- Great customer service
- Fully sleeved, long cables
- High quality and durable build
- Fairly silent
REASONS TO AVOID
- Non modular
- Numerous reports of DOA
Our Rating: 9.4/10
If there’s one thing you can rely on EVGA for, it’s luxurious warranty deals. Admittedly, the experience in actually cashing in on a warranty when it comes time varies from consumer to consumer, but judging the customer service is another thing entirely when it comes to analyzing the quality of a PSU. The EVGA 600 BR, standing on its own, seems to stand fairly well, and if the worst happens then you’ve got three years of warranty over your head.
Starting off, this is one of EVGA’s more powerful products, clocking in at 600 watts. That’s a great number, no complaints there, should be able to route all the power you need where you need it. What’s more important is taking a look at its 80+ Bronze Rating. Clocking in at 85% energy efficiency, there’s little evidence to show that the 600 BR can’t deliver on its promises.
You’d hope to find more modular PSUs running at comparative prices, but being modular or non-modular bears no tremendous significance here. Having the capability to curate your own PSU experience is nice, but non-modular PSUs like the EVGA 600 BR are still more than able to get the job done as expected.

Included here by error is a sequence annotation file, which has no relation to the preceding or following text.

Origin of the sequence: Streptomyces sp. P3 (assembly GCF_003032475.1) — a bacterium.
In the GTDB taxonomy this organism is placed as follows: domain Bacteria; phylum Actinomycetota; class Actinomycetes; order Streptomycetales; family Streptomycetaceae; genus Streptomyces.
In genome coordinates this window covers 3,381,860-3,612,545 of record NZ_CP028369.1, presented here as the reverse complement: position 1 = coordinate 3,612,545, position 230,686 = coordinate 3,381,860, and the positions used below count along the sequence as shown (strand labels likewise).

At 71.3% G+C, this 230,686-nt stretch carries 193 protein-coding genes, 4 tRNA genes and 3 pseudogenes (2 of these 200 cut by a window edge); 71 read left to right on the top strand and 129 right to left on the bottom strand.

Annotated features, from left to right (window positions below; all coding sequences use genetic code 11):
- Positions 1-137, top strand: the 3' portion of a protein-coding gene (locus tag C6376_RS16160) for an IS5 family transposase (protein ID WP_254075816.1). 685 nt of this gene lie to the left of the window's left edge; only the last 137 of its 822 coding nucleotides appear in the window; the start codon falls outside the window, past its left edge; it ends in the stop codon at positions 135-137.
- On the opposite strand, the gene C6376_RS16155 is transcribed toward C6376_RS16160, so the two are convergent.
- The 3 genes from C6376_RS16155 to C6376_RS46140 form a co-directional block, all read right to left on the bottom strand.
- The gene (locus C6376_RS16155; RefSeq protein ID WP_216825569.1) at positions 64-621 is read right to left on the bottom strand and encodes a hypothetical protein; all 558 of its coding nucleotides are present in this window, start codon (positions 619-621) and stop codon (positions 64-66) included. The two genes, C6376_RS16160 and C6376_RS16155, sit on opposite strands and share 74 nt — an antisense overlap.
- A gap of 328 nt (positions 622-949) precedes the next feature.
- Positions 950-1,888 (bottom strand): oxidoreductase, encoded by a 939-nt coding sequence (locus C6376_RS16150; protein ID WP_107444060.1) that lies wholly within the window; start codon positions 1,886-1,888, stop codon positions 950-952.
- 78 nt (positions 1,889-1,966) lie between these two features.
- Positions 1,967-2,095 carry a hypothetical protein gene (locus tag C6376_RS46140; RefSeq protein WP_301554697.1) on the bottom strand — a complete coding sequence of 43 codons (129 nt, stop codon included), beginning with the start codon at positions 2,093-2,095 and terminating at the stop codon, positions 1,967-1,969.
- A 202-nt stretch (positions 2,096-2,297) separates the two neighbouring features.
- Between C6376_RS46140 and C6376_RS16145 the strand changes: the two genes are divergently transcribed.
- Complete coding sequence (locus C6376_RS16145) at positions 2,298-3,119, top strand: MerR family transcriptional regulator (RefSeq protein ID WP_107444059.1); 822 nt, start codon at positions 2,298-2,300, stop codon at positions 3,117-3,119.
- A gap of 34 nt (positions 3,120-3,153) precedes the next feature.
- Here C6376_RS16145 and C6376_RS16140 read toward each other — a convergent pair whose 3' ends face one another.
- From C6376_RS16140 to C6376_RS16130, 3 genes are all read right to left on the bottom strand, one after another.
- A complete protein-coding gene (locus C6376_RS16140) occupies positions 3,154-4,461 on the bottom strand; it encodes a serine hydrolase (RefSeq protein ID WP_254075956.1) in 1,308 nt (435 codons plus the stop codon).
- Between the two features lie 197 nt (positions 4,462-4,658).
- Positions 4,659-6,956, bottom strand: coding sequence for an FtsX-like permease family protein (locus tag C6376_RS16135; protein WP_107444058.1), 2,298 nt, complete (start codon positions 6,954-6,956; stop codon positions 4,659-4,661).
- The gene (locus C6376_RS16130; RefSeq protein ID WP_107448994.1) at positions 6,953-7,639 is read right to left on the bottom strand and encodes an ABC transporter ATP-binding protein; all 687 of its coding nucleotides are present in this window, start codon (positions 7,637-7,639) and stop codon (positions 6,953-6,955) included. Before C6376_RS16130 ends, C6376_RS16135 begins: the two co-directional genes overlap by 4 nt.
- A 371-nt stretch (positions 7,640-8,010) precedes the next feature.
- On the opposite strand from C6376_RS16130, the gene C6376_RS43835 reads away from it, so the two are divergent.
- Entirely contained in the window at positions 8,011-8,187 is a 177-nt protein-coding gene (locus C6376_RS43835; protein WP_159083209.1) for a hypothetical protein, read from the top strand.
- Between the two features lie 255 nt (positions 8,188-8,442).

The attached cables are, thankfully, fully sleeved, hiding a multi-colored eyesore while ensuring there’s a modicum of pre-established cable maintenance built into the product. Plus, these cables are pretty long, making the connection process much easier to deal with without worrying about short cables.
The 600 BR goes above and beyond in terms of durability and construction quality. The metal is sound, the screws are well-fitting, the build is tight. Every part of it is consistently seamless and solidly constructed.
The fan seems to do fairly well at reducing the amount of noise pollution that lower quality products usually suffer from. Unless you’re running some demanding programs, the 600 BR should purr like a kitten.